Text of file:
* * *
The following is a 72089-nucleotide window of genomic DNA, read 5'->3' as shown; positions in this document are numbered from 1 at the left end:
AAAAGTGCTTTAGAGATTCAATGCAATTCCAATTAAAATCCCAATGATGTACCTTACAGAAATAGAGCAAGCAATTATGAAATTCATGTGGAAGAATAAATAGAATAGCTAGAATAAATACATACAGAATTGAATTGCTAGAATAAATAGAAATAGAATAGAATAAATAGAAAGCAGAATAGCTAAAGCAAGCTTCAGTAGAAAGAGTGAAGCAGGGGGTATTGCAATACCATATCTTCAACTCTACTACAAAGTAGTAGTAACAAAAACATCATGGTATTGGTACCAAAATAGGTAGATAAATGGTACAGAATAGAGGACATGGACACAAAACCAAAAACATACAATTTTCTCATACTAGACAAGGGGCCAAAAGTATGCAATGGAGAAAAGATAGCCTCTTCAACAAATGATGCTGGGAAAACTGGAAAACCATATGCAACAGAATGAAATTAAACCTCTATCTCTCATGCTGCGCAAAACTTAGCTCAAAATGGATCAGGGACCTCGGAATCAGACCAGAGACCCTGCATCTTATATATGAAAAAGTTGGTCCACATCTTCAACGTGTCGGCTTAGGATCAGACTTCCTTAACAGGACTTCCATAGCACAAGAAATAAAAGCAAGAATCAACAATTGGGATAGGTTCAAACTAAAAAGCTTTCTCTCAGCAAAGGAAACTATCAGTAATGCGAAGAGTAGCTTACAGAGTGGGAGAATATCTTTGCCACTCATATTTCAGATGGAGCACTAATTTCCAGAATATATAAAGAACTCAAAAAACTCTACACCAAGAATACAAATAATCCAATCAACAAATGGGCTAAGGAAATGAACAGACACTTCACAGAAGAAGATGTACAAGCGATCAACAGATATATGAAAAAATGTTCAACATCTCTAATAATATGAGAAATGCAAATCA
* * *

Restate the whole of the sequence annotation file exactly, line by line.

The following is a 72089-nucleotide window of genomic DNA, read 5'->3' as shown; positions in this document are numbered from 1 at the left end:
AAAAGTGCTTTAGAGATTCAATGCAATTCCAATTAAAATCCCAATGATGTACCTTACAGAAATAGAGCAAGCAATTATGAAATTCATGTGGAAGAATAAATAGAATAGCTAGAATAAATACATACAGAATTGAATTGCTAGAATAAATAGAAATAGAATAGAATAAATAGAAAGCAGAATAGCTAAAGCAAGCTTCAGTAGAAAGAGTGAAGCAGGGGGTATTGCAATACCATATCTTCAACTCTACTACAAAGTAGTAGTAACAAAAACATCATGGTATTGGTACCAAAATAGGTAGATAAATGGTACAGAATAGAGGACATGGACACAAAACCAAAAACATACAATTTTCTCATACTAGACAAGGGGCCAAAAGTATGCAATGGAGAAAAGATAGCCTCTTCAACAAATGATGCTGGGAAAACTGGAAAACCATATGCAACAGAATGAAATTAAACCTCTATCTCTCATGCTGCGCAAAACTTAGCTCAAAATGGATCAGGGACCTCGGAATCAGACCAGAGACCCTGCATCTTATATATGAAAAAGTTGGTCCACATCTTCAACGTGTCGGCTTAGGATCAGACTTCCTTAACAGGACTTCCATAGCACAAGAAATAAAAGCAAGAATCAACAATTGGGATAGGTTCAAACTAAAAAGCTTTCTCTCAGCAAAGGAAACTATCAGTAATGCGAAGAGTAGCTTACAGAGTGGGAGAATATCTTTGCCACTCATATTTCAGATGGAGCACTAATTTCCAGAATATATAAAGAACTCAAAAAACTCTACACCAAGAATACAAATAATCCAATCAACAAATGGGCTAAGGAAATGAACAGACACTTCACAGAAGAAGATGTACAAGCGATCAACAGATATATGAAAAAATGTTCAACATCTCTAATAATATGAGAAATGCAAATCA